Knicks going all-in on ending championship drought should be met with applause

The New York Knicks haven't won a championship since 1973. It's time to stop worrying about the logistics of an effort to end the drought.
New York Knicks v Chicago Bulls
New York Knicks v Chicago Bulls / Michael Reaves/GettyImages

The New York Knicks haven't won a championship since 1973. Playing at The Mecca of Basketball, in a city that's as synonymous with the sport as any in the world, the Knicks have been unable to field a championship team in what's going on 52 years.

As Leon Rose pulls every string he can to orchestrate the end of the championship drought, Knicks fans should meet his efforts with nothing but applause.

New York last reached the NBA Finals in 1998-99, when Allan Houston and Latrell Sprewell led the team up from the No. 8 seed to the cusp of greatness. Its most recent appearance in the Eastern Conference Finals was 1999-00, when that same duo nearly achieved immortality again.

For that matter, 2023-24 marked the first time in 11 seasons that the Knicks won at least 50 regular season games.

Suffice it to say, it's been difficult to find reasons to be excited about New York basketball over the past 25 years. Whether you believe in the curse that was placed upon the Knicks after they unceremoniously traded Patrick Ewing or simply see poor management, it's been a devastating experience.

That makes the 2024 offseason one that should have Knicks fans everywhere ecstatic about how aggressive Rose is being in building a true contender.

Knicks are trying to take the next step—and that comes with risk

The Knicks shocked the world by kickstarting the offseason with a massive trade for Brooklyn Nets swingman Mikal Bridges. The parameters of the deal could still be altered, but the core of it will see Bojan Bogdanovic, four unprotected first-round draft picks, one protected first-rounder, and a pick swap head one borough over.

It was a steep price to pay, but great teams take chances—even if the fear exists that they may not ultimately pay off.

In 2023-24, the Minnesota Timberwolves were vindicated after trading four first-round draft picks for Rudy Gobert. They took down the defending champion Denver Nuggets and reached the Western Conference Finals for the first time since 2004, thus ending a 20-year drought.

The rival Pacers saw a similar outcome after giving up Bruce Brown, Jordan Nwora, and three first-round draft picks for Pascal Siakam. Indiana reached the Eastern Conference Finals for the first time since 2013-14, ending a 10-year drought of their own.

For that matter, the Dallas Mavericks gave up two first-round draft picks and a pick swap in deals that landed Daniel Gafford and PJ Washington.

After paying a similar price for Bridges, the Knicks will look to end a 25-year Conference Finals drought in 2024-25. They strengthened the odds of being able to do so by re-signing OG Anunoby to a monster five-year, $212.5 million contract.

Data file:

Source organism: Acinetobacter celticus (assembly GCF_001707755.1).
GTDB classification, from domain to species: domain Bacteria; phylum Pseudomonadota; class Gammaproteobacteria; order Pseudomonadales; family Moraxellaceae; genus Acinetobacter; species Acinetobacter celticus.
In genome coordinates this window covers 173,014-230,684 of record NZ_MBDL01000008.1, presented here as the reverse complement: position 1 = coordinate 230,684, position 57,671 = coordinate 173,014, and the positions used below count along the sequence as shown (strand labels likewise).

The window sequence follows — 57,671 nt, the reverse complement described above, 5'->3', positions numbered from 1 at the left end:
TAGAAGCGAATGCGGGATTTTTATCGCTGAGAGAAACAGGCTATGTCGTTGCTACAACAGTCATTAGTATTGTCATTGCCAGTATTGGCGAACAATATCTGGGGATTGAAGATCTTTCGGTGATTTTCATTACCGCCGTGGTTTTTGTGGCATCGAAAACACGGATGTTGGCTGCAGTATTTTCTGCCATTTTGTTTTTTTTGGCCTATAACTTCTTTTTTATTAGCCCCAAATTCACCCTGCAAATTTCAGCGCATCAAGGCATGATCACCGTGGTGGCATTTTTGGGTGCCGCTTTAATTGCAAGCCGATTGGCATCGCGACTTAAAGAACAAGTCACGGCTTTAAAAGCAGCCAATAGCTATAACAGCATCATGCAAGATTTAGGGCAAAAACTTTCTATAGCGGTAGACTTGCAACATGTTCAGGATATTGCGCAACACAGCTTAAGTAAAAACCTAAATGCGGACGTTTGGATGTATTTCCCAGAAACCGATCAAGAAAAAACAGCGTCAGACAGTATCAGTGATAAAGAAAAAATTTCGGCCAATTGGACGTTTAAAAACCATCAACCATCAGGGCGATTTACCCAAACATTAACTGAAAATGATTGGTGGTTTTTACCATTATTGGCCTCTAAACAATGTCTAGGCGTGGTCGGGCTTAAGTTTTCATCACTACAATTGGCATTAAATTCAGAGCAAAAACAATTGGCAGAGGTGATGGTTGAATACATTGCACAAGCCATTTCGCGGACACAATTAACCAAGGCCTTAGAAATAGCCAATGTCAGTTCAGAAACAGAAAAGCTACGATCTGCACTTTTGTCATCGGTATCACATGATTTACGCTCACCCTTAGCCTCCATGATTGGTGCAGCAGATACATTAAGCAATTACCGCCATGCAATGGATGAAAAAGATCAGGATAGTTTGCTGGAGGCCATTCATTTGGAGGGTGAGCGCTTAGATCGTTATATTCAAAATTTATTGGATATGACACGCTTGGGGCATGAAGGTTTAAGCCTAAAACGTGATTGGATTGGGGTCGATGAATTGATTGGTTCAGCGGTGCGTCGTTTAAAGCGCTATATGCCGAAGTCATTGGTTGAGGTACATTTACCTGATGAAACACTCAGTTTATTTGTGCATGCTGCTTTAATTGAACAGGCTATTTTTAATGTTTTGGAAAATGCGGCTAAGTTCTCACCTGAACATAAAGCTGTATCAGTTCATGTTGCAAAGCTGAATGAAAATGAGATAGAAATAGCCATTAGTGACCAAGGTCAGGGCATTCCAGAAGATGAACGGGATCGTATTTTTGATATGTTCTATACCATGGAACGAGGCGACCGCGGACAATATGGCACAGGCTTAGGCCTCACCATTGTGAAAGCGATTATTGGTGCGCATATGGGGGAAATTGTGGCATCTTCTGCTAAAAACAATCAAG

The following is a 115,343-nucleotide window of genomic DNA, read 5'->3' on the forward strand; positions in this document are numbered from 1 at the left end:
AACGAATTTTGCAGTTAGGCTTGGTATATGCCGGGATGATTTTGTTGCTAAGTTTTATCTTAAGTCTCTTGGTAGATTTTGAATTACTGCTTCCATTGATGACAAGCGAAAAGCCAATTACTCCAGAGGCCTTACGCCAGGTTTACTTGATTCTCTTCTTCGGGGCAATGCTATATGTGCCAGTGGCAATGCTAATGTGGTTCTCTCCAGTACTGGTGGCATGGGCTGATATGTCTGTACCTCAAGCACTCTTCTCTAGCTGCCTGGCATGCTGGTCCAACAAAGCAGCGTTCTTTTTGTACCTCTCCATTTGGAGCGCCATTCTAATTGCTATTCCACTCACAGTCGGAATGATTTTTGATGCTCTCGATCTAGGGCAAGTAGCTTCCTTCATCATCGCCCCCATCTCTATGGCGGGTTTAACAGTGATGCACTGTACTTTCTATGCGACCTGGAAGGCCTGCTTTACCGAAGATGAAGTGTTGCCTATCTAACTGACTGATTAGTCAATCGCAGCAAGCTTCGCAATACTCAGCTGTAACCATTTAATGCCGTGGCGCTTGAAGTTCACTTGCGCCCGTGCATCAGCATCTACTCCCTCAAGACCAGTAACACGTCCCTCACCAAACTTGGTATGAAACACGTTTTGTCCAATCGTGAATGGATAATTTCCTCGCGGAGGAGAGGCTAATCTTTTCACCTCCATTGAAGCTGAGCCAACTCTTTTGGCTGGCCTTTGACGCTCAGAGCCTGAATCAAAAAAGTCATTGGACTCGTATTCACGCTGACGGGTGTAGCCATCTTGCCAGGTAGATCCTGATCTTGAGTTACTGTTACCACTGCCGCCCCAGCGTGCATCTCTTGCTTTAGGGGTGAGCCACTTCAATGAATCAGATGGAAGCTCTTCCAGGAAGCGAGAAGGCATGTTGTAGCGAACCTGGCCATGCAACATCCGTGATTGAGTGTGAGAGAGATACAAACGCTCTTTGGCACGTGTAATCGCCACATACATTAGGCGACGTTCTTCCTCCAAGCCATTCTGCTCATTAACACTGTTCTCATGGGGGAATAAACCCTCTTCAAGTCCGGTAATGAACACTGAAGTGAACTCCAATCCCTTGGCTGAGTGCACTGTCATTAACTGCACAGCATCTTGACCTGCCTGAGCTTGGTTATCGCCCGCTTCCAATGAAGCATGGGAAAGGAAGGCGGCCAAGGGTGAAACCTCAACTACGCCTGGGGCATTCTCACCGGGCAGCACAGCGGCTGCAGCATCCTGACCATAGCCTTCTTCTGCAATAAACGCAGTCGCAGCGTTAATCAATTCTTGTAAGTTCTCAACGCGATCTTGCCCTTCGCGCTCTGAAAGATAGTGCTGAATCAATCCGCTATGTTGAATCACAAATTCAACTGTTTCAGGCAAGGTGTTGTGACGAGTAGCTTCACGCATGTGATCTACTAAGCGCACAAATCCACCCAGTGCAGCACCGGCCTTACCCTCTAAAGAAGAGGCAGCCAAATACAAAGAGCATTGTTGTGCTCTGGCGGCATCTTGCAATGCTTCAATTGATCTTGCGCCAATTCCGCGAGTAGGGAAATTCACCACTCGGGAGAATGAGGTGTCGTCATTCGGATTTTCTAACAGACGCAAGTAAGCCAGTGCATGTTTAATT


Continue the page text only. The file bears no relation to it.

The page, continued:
Those two moves may have cost the Knicks dearly, but it's purely a reflection of the fact that the organization is no longer obsessed with star power when it can build something sustainable.

Changing The Culture Requires Calculated Risks

New York will enter the 2024-25 season with a roster that has one clear-cut intention: Dethroning the Boston Celtics. Boston won its championship with Kristaps Porzingis and Al Horford spending time at the center position, yes, but it was a perimeter-heavy team.

With the likes of Jaylen Brown, Jrue Holiday, Jayson Tatum, and Derrick White leading the charge, Boston won 64 games and ended a 16-year championship drought.

Stop me if you're sensing a theme.

New York plans to counter that quartet of All-Star-level perimeter players with a surplus of quality talent. All-NBA point guard Jalen Brunson will lead a team with All-Defense honorees Anunoby and Bridges, and 2023-24 breakout performers Donte DiVincenzo and Josh Hart tirelessly working on both ends of the floor.

Changes could still be coming the Knicks' way, but rather than viewing their recent progress as something to fall back on, the team is being aggressive in maximizing their championship window.

That could blow up in Rose's face, as the long-term contracts and picks being traded carry inevitable risks. It could also result in New York putting the finishing touches on its most successful stretch in over a decade—if not longer.

It's understandable to be nervous about the chance of failure, but the fact that the Knicks are committing wholeheartedly to their vision instead of pivoting from it should bring a smile to fans' faces.

Those who lived through the 2010-11 season know exactly what the Knicks would've done under a different regime.